The Campus - Relocating The Computer

It wasn't a large campus - maybe half a dozen blocks wide and long - and a fair amount of green space. If I recall correctly, maybe 3 or 4 classroom buildings with a dozen or so teletypes. Wiring between the computer and the various teletypes was simply long runs of twisted pair bell wire, running between the buildings.

I never saw the wires themselves, I was never into that. I was so deep into the computer itself, some nights I didn't leave the Computer Room til Tom (the operator) came in at 6:00 and chased me off. As a Student Assistant, I had the use of a small SA room (later a small office), so I didn't have to leave the Computer Center. But getting computer time between 7:00 and noon or so was pretty unlikely, and I did go to class too.

Anyway, the teletype wiring became a key player in this story. In the old Computer Center, there was the computer, and somewhere in the back of the computer was a box where a couple loops of bell wire was connected. Connected to the bell wire, in one or two loops, were the dozen or so teletypes.

Now this connection of bell wire directly to computer was not stable - there were occasional breakdowns, and some teletypes never worked consistently. Depending upon how the individual teletypes were connected, and which teletypes were on at the same time, you would have significant current or voltage fluctuations, which resulted in instability. A teletype turned on could affect a whole loop, and other teletypes.

When the Computer Center was relocated, from the middle of campus to one end, rewiring the new location was a major effort. New bell wire was run from each of the 3 or 4 classroom buildings, to the new location. As part of the move, Tom (the student), who was an electronics wiz, was asked to design and build a custom switch for the teletypes, to stabilise the current / voltage levels between the teletypes and the computer. So he did, and his custom unit, using a massive array of relays, did an awesome job of making both the current and voltage flowing thru the bell wires consistent.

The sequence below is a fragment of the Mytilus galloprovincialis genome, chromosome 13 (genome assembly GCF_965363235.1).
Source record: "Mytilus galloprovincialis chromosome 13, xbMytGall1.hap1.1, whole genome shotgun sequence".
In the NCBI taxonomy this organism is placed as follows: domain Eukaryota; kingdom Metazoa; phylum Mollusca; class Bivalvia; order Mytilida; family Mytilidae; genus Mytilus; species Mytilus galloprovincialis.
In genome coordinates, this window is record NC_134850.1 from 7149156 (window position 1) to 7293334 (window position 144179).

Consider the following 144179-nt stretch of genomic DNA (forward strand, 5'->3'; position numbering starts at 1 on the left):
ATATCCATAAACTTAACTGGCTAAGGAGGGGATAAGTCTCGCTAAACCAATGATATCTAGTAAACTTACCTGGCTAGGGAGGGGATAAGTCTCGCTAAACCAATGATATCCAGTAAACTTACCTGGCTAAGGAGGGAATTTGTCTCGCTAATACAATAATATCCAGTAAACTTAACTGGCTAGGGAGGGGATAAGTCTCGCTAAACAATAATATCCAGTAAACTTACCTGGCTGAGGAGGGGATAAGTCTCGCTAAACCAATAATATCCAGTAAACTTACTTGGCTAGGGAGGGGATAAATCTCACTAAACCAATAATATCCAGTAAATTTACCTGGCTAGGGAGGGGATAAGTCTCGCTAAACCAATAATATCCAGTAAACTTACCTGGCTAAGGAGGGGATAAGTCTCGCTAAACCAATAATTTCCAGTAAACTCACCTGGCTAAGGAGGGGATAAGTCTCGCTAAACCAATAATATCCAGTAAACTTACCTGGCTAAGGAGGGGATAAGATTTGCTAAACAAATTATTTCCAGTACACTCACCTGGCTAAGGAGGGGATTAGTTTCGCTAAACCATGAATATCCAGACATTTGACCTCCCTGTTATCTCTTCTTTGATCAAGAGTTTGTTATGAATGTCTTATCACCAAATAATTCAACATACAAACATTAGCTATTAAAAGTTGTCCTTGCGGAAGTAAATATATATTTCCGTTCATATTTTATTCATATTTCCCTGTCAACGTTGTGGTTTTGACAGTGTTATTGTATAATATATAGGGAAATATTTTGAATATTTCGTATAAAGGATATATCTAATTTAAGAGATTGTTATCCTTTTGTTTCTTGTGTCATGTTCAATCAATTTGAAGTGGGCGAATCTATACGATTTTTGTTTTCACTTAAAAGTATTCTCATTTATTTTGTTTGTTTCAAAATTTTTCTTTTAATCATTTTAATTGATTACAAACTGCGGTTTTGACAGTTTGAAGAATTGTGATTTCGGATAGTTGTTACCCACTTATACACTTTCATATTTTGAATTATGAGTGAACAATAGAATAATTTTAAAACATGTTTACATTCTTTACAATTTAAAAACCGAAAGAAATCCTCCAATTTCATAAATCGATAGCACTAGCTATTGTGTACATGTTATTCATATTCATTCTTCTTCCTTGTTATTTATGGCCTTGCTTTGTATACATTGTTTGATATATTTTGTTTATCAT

As part of the design, Tom included one extra teletype connection, a hard terminal that did NOT go thru the relays in his custom switching unit. He had to have some unit to test with, that did NOT go thru the switch, after all.

We placed a single teletype just inside the door of the SA office, a scant 3 feet away, and connected it to the hard terminal in the computer. I'm sure that he demonstrated his switch, and the hard terminal, to Harris and the other adults. My guess is that it simply slipped their minds. A lot happens in a year, and as teletype instability became a memory, the teletype control switch became just another box in the Computer Center.


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